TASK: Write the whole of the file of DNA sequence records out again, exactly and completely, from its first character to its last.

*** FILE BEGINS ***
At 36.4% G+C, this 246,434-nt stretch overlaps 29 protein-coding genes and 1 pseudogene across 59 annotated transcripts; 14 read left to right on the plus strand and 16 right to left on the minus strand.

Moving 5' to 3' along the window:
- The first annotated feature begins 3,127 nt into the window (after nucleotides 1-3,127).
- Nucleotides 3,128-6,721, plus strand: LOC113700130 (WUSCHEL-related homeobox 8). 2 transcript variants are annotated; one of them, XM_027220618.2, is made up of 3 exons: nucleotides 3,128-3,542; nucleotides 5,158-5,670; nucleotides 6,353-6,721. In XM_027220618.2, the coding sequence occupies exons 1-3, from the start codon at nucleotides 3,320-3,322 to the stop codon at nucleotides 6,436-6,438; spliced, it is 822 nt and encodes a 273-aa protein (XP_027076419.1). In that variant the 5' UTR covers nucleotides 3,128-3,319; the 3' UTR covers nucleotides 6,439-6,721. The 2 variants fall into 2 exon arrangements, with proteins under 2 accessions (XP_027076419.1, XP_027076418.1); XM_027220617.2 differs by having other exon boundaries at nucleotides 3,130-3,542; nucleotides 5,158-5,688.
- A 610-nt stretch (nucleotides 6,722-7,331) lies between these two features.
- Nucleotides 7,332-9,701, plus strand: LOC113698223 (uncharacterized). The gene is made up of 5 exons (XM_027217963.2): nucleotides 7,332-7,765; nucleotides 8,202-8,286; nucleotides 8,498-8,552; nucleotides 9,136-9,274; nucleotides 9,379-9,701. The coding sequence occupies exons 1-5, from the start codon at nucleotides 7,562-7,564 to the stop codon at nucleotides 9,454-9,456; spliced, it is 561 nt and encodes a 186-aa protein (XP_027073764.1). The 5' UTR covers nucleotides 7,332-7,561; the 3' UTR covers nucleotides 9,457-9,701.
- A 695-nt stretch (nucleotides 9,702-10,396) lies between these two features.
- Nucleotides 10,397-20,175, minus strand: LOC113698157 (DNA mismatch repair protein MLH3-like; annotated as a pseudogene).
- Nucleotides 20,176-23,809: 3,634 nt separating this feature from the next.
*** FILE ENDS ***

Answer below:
At 36.4% G+C, this 246,434-nt stretch overlaps 29 protein-coding genes and 1 pseudogene across 59 annotated transcripts; 14 read left to right on the plus strand and 16 right to left on the minus strand.

Moving 5' to 3' along the window:
- The first annotated feature begins 3,127 nt into the window (after nucleotides 1-3,127).
- Nucleotides 3,128-6,721, plus strand: LOC113700130 (WUSCHEL-related homeobox 8). 2 transcript variants are annotated; one of them, XM_027220618.2, is made up of 3 exons: nucleotides 3,128-3,542; nucleotides 5,158-5,670; nucleotides 6,353-6,721. In XM_027220618.2, the coding sequence occupies exons 1-3, from the start codon at nucleotides 3,320-3,322 to the stop codon at nucleotides 6,436-6,438; spliced, it is 822 nt and encodes a 273-aa protein (XP_027076419.1). In that variant the 5' UTR covers nucleotides 3,128-3,319; the 3' UTR covers nucleotides 6,439-6,721. The 2 variants fall into 2 exon arrangements, with proteins under 2 accessions (XP_027076419.1, XP_027076418.1); XM_027220617.2 differs by having other exon boundaries at nucleotides 3,130-3,542; nucleotides 5,158-5,688.
- A 610-nt stretch (nucleotides 6,722-7,331) lies between these two features.
- Nucleotides 7,332-9,701, plus strand: LOC113698223 (uncharacterized). The gene is made up of 5 exons (XM_027217963.2): nucleotides 7,332-7,765; nucleotides 8,202-8,286; nucleotides 8,498-8,552; nucleotides 9,136-9,274; nucleotides 9,379-9,701. The coding sequence occupies exons 1-5, from the start codon at nucleotides 7,562-7,564 to the stop codon at nucleotides 9,454-9,456; spliced, it is 561 nt and encodes a 186-aa protein (XP_027073764.1). The 5' UTR covers nucleotides 7,332-7,561; the 3' UTR covers nucleotides 9,457-9,701.
- A 695-nt stretch (nucleotides 9,702-10,396) lies between these two features.
- Nucleotides 10,397-20,175, minus strand: LOC113698157 (DNA mismatch repair protein MLH3-like; annotated as a pseudogene).
- Nucleotides 20,176-23,809: 3,634 nt separating this feature from the next.